July 13, 2024


The Intersection of Information and Insight

Bronny James’ USC basketball debut was just the beginning of a unique story

3 min read

Bronny James played in a college basketball game on Sunday, and now comes the fascinating part. He’s a teenager burdened by his birth certificate. He’s months removed from cardiac arrest. He is, without much exaggeration, the scion of new American royalty. And he tucked in his white USC jersey and walked onto the Galen Center floor to a standing ovation in the middle of a December afternoon, revealed and unsheltered, instantly compelled to figure out who he is in the full view of the world.

It’s OK to watch. It’s OK to be interested. Now is actually very much the time for that.

These were the first lines of a deeply and uniquely intriguing story, or at least the part of it that gets good. Before, he kind of existed as a character. The prince glimpsed from the balcony. Now there are 16 minutes and one made shot and a competitive disaster of an overtime loss to Long Beach State, and all of it serves to ratify LeBron Raymone James Jr. in a way mixtapes and myths and social media posts can’t. He is real and out front, bearing the weight of blood and expectation in public. He has a lot to handle from here.

And he is anyone’s business if anyone cares to pay attention.

Which they will do. In apparently preposterous numbers.

Lines of fans snaking around the arena and down the street, hours before tipoff Sunday. Courtside seats on the secondary market for roughly the price of a used car. Still, all of it was speculation. Prospecting. Shoving a pan in the river and hoping something shiny comes of it. Everyone had an idea about Bronny James, but probably not a lot to go on that was substantial and real.

That changed around 1:19 p.m. local time on December 10, 2023.

“Look who’s coming to the scorer’s table,” play-by-play announcer Jacob Tobey intoned to whomever could find the Pac-12 Network this weekend. Dad stood up and pulled out his phone and started recording. It was an undeniably triumphant human moment; the kid who collapsed at practice in late July, who had a congenital heart defect no one knew about and who stared down a life without basketball, checked into his first college game. Worth the price of admission — well, maybe some prices of admission — all by itself.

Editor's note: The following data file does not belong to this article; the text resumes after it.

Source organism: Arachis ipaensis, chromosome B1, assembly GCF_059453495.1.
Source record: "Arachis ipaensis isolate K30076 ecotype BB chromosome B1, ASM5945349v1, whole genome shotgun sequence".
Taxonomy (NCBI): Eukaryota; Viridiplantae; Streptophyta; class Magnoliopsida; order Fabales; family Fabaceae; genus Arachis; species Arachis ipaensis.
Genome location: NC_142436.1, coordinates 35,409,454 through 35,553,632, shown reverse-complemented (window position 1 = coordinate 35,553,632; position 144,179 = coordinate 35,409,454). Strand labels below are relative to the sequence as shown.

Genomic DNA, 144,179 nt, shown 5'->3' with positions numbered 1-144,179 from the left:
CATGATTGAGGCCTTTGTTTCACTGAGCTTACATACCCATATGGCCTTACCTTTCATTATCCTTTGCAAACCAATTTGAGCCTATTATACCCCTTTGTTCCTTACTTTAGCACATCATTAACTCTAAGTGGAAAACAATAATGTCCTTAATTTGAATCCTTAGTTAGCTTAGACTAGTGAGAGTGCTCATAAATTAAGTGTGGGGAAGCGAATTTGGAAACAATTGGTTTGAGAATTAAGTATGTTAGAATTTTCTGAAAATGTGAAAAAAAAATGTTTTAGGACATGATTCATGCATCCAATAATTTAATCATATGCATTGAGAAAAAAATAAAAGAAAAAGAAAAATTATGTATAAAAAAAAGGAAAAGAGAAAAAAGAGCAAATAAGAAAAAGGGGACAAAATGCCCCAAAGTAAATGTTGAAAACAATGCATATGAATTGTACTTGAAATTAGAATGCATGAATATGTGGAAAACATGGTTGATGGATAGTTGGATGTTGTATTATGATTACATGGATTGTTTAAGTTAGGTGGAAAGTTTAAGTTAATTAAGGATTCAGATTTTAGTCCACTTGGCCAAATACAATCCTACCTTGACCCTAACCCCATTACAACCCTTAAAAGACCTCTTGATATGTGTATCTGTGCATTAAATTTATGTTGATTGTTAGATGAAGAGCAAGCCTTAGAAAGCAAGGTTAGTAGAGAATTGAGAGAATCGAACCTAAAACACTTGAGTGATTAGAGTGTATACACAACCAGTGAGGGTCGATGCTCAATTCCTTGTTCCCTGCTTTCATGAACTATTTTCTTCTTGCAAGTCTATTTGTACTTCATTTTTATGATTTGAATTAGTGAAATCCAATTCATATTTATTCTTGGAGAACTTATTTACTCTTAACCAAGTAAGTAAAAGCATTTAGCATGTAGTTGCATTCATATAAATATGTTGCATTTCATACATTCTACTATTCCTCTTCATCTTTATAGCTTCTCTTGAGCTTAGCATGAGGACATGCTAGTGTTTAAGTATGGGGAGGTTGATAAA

It is also surely true that people filled the gym and tuned into the broadcast not to watch Bronny James return but to arrive.

An unreasonable ask, and a reminder that there will be nothing reasonable about this.

James was good, under the circumstances. “Very solid,” as Trojans coach Andy Enfield put it afterward. Three rebounds. Two assists. Two steals. One chase-down block to add to the family stockpile. And, unavoidably, a missed free throw in the final minute that essentially made it easier for Long Beach State to take the game to overtime.

He looked like a player who could be a very nice addition. He left everyone wondering just who he will be.

That is what’s real now. Bronny James is essentially the progeny of modern American aristocracy, doing his particular duty in plain sight. Noblesse, obliged. He could be what Michael Jordan’s kids never were. What Gigi Bryant never had the chance to be. He could be something entirely different and all his own. Whatever happens will be the product of an immense and unfair and inevitable life now lived with more people watching and waiting than ever before.

Sunday wasn’t a culmination, even if it felt like one. It was the beginning of a deeply and uniquely intriguing story. Or at least the part where it gets good.

(Photo of Bronny James waiting to catch the ball as LeBron James looks on: Katelyn Mulcahy / Getty Images)

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